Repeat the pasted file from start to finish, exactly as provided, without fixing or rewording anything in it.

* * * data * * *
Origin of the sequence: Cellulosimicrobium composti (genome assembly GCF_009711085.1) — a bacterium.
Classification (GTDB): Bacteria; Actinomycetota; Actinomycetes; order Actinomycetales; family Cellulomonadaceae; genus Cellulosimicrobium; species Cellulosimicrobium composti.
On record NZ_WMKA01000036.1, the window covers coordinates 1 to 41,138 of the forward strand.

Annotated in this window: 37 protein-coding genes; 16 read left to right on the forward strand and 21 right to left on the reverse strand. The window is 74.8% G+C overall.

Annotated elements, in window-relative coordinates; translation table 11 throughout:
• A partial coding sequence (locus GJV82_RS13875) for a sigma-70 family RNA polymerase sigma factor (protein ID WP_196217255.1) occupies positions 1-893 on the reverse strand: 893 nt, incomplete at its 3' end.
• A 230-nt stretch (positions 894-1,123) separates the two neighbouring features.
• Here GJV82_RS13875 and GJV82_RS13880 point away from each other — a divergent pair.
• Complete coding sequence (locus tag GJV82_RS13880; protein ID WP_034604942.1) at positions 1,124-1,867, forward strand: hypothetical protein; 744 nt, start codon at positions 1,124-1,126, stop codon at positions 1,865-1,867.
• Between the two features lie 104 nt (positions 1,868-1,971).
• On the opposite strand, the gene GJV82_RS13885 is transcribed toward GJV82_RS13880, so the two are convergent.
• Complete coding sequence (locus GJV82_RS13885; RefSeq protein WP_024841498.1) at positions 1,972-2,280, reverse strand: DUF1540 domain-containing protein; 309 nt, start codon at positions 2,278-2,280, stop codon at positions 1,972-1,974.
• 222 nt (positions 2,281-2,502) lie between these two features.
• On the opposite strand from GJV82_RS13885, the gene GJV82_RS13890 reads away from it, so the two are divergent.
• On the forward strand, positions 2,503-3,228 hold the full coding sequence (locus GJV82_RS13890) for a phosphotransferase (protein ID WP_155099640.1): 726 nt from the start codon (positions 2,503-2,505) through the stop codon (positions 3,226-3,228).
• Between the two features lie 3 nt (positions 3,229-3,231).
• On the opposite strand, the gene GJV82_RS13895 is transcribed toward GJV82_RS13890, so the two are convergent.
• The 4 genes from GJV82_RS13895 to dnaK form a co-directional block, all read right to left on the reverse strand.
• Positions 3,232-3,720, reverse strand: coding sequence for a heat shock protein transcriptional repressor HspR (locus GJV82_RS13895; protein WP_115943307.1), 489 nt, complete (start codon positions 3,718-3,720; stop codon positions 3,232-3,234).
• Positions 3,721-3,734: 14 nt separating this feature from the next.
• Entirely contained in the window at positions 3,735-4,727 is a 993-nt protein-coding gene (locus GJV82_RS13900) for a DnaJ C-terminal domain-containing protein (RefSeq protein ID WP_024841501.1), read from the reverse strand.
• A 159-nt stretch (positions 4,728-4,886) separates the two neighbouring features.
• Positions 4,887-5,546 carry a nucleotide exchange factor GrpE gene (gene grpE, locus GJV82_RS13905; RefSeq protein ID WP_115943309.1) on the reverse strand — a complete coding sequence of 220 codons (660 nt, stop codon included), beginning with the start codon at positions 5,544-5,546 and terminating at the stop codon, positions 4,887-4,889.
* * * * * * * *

Origin of the sequence: Cellulosimicrobium composti (genome assembly GCF_009711085.1) — a bacterium.
Classification (GTDB): Bacteria; Actinomycetota; Actinomycetes; order Actinomycetales; family Cellulomonadaceae; genus Cellulosimicrobium; species Cellulosimicrobium composti.
On record NZ_WMKA01000036.1, the window covers coordinates 1 to 41,138 of the forward strand.

Annotated in this window: 37 protein-coding genes; 16 read left to right on the forward strand and 21 right to left on the reverse strand. The window is 74.8% G+C overall.

Annotated elements, in window-relative coordinates; translation table 11 throughout:
• A partial coding sequence (locus GJV82_RS13875) for a sigma-70 family RNA polymerase sigma factor (protein ID WP_196217255.1) occupies positions 1-893 on the reverse strand: 893 nt, incomplete at its 3' end.
• A 230-nt stretch (positions 894-1,123) separates the two neighbouring features.
• Here GJV82_RS13875 and GJV82_RS13880 point away from each other — a divergent pair.
• Complete coding sequence (locus tag GJV82_RS13880; protein ID WP_034604942.1) at positions 1,124-1,867, forward strand: hypothetical protein; 744 nt, start codon at positions 1,124-1,126, stop codon at positions 1,865-1,867.
• Between the two features lie 104 nt (positions 1,868-1,971).
• On the opposite strand, the gene GJV82_RS13885 is transcribed toward GJV82_RS13880, so the two are convergent.
• Complete coding sequence (locus GJV82_RS13885; RefSeq protein WP_024841498.1) at positions 1,972-2,280, reverse strand: DUF1540 domain-containing protein; 309 nt, start codon at positions 2,278-2,280, stop codon at positions 1,972-1,974.
• 222 nt (positions 2,281-2,502) lie between these two features.
• On the opposite strand from GJV82_RS13885, the gene GJV82_RS13890 reads away from it, so the two are divergent.
• On the forward strand, positions 2,503-3,228 hold the full coding sequence (locus GJV82_RS13890) for a phosphotransferase (protein ID WP_155099640.1): 726 nt from the start codon (positions 2,503-2,505) through the stop codon (positions 3,226-3,228).
• Between the two features lie 3 nt (positions 3,229-3,231).
• On the opposite strand, the gene GJV82_RS13895 is transcribed toward GJV82_RS13890, so the two are convergent.
• The 4 genes from GJV82_RS13895 to dnaK form a co-directional block, all read right to left on the reverse strand.
• Positions 3,232-3,720, reverse strand: coding sequence for a heat shock protein transcriptional repressor HspR (locus GJV82_RS13895; protein WP_115943307.1), 489 nt, complete (start codon positions 3,718-3,720; stop codon positions 3,232-3,234).
• Positions 3,721-3,734: 14 nt separating this feature from the next.
• Entirely contained in the window at positions 3,735-4,727 is a 993-nt protein-coding gene (locus GJV82_RS13900) for a DnaJ C-terminal domain-containing protein (RefSeq protein ID WP_024841501.1), read from the reverse strand.
• A 159-nt stretch (positions 4,728-4,886) separates the two neighbouring features.
• Positions 4,887-5,546 carry a nucleotide exchange factor GrpE gene (gene grpE, locus GJV82_RS13905; RefSeq protein ID WP_115943309.1) on the reverse strand — a complete coding sequence of 220 codons (660 nt, stop codon included), beginning with the start codon at positions 5,544-5,546 and terminating at the stop codon, positions 4,887-4,889.